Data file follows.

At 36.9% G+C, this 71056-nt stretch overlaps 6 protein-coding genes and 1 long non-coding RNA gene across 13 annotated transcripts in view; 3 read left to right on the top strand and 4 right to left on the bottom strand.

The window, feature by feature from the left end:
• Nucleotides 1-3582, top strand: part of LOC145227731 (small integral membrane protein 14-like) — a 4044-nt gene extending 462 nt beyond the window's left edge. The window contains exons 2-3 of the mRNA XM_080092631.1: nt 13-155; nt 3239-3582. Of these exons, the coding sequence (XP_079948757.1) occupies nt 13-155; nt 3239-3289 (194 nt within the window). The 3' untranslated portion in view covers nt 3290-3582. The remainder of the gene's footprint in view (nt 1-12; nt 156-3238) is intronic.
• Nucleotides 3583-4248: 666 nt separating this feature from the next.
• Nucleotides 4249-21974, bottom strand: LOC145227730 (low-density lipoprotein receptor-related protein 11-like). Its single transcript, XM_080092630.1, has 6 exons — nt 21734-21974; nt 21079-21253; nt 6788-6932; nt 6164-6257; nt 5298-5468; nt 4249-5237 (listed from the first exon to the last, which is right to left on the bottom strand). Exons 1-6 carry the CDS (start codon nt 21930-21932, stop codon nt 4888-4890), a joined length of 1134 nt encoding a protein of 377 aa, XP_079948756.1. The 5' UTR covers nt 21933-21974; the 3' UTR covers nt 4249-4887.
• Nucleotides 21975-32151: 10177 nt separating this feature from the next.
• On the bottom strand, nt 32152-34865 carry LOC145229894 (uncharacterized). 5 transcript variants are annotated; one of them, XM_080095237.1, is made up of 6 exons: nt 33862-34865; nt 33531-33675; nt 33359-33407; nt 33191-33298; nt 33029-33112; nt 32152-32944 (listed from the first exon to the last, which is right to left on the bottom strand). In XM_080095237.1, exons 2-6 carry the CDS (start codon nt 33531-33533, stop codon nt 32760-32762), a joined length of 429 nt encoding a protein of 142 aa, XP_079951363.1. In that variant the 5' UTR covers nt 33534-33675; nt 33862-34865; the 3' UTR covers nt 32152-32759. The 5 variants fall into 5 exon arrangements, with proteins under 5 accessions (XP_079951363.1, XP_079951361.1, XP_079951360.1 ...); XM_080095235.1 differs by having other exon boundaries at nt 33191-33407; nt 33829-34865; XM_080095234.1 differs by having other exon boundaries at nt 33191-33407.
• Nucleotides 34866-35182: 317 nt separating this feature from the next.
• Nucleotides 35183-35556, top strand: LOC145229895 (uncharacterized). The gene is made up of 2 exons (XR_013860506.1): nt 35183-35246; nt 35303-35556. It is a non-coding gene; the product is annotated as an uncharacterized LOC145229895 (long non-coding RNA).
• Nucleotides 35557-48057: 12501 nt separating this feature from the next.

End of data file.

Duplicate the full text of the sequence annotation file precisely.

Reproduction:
At 36.9% G+C, this 71056-nt stretch overlaps 6 protein-coding genes and 1 long non-coding RNA gene across 13 annotated transcripts in view; 3 read left to right on the top strand and 4 right to left on the bottom strand.

The window, feature by feature from the left end:
• Nucleotides 1-3582, top strand: part of LOC145227731 (small integral membrane protein 14-like) — a 4044-nt gene extending 462 nt beyond the window's left edge. The window contains exons 2-3 of the mRNA XM_080092631.1: nt 13-155; nt 3239-3582. Of these exons, the coding sequence (XP_079948757.1) occupies nt 13-155; nt 3239-3289 (194 nt within the window). The 3' untranslated portion in view covers nt 3290-3582. The remainder of the gene's footprint in view (nt 1-12; nt 156-3238) is intronic.
• Nucleotides 3583-4248: 666 nt separating this feature from the next.
• Nucleotides 4249-21974, bottom strand: LOC145227730 (low-density lipoprotein receptor-related protein 11-like). Its single transcript, XM_080092630.1, has 6 exons — nt 21734-21974; nt 21079-21253; nt 6788-6932; nt 6164-6257; nt 5298-5468; nt 4249-5237 (listed from the first exon to the last, which is right to left on the bottom strand). Exons 1-6 carry the CDS (start codon nt 21930-21932, stop codon nt 4888-4890), a joined length of 1134 nt encoding a protein of 377 aa, XP_079948756.1. The 5' UTR covers nt 21933-21974; the 3' UTR covers nt 4249-4887.
• Nucleotides 21975-32151: 10177 nt separating this feature from the next.
• On the bottom strand, nt 32152-34865 carry LOC145229894 (uncharacterized). 5 transcript variants are annotated; one of them, XM_080095237.1, is made up of 6 exons: nt 33862-34865; nt 33531-33675; nt 33359-33407; nt 33191-33298; nt 33029-33112; nt 32152-32944 (listed from the first exon to the last, which is right to left on the bottom strand). In XM_080095237.1, exons 2-6 carry the CDS (start codon nt 33531-33533, stop codon nt 32760-32762), a joined length of 429 nt encoding a protein of 142 aa, XP_079951363.1. In that variant the 5' UTR covers nt 33534-33675; nt 33862-34865; the 3' UTR covers nt 32152-32759. The 5 variants fall into 5 exon arrangements, with proteins under 5 accessions (XP_079951363.1, XP_079951361.1, XP_079951360.1 ...); XM_080095235.1 differs by having other exon boundaries at nt 33191-33407; nt 33829-34865; XM_080095234.1 differs by having other exon boundaries at nt 33191-33407.
• Nucleotides 34866-35182: 317 nt separating this feature from the next.
• Nucleotides 35183-35556, top strand: LOC145229895 (uncharacterized). The gene is made up of 2 exons (XR_013860506.1): nt 35183-35246; nt 35303-35556. It is a non-coding gene; the product is annotated as an uncharacterized LOC145229895 (long non-coding RNA).
• Nucleotides 35557-48057: 12501 nt separating this feature from the next.